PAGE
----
Fixed-Mobile Convergence Called Disruptive

While the convergence of cellular and fixed telephony service will eventually be a "seismic shift," a new study says the first attempts may not succeed.

May 25, 2006

2 Min Read
Network Computing logo

The convergence of fixed and wireless voice and data access is "seismic shift" for the telecom industry and users alike, a study released Wednesday by Yankee Group claims. However, the report's author says that even the telecom operators that are leading the fixed-mobile convergence (FMC) charge probably won't get it right at first.

In a typical fixed-mobile convergence scenario, subscribers can use the same phone for both cellular and landline voice-over-IP access and switch seamlessly between the two. It's eventually going to be big stuff, but it will be a while before landline and cellular operators as well as infrastructure and phone vendors get it right, according to Philip Marshall, a Yankee Group vice president for wireless and mobile technologies.

"Fixed-mobile convergence has clearly emerged as a disruptive trend affecting communication business models, the distribution of content and the development of advanced new service offerings," Marshall said in a statement. "Most FMC solutions will fail--and those that cannot transform their fundamental business models to embrace disruption will be the victims."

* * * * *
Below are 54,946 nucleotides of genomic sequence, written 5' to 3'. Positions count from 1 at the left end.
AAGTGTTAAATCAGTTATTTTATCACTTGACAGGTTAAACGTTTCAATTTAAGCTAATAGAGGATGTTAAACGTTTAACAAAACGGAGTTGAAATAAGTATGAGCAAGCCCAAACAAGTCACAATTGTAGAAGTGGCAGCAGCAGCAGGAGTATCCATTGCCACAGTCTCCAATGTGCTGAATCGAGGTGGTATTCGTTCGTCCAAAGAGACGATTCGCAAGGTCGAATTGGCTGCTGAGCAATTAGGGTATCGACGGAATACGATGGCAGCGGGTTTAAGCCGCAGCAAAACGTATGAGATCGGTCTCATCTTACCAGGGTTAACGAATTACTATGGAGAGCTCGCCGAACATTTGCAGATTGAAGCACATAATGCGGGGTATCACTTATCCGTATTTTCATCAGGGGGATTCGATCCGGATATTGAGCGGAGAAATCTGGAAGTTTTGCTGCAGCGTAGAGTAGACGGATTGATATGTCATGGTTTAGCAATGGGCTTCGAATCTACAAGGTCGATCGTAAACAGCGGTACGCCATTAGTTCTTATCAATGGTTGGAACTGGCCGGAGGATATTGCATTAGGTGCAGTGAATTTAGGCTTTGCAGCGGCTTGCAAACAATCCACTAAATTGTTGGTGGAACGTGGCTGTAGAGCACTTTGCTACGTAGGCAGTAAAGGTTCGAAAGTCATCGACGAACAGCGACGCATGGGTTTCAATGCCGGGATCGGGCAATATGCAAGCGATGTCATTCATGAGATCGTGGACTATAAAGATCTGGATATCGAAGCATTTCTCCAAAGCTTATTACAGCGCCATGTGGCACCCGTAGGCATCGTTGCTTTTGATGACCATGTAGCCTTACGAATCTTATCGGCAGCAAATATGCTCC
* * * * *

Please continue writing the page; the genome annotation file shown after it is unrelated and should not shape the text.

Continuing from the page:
In an interview, Marshall added that the first batch of FMC initiatives, such as the widely-discussed one by U.K. telecom giant BT, may not work.

"BT's initiative is flawed," Marshall said. "It's trying to institute a legacy business model without creative massive change in terms of what they're doing." In particular, Marshall said BT is trying to subsidize the service to make it more attractive to consumers, but that can't overcome the fact that few devices are available that can handle both types of calling."The converged services need to be creating adequate value to the subscriber and we're not seeing that yet, at least not combined with a positive business case," Marshall said.

Another problem, Marshall said, is that the traditional telecom operators don't yet understand their competition.

"The telcos underestimate the new players, the Skypes of the world," Marshall said. "Those new players think of FMC more from a distribution standpoint and aren't encumbered by a lot of legacy issues."

Stay informed! Sign up to get expert advice and insight delivered direct to your inbox

You May Also Like

More Insights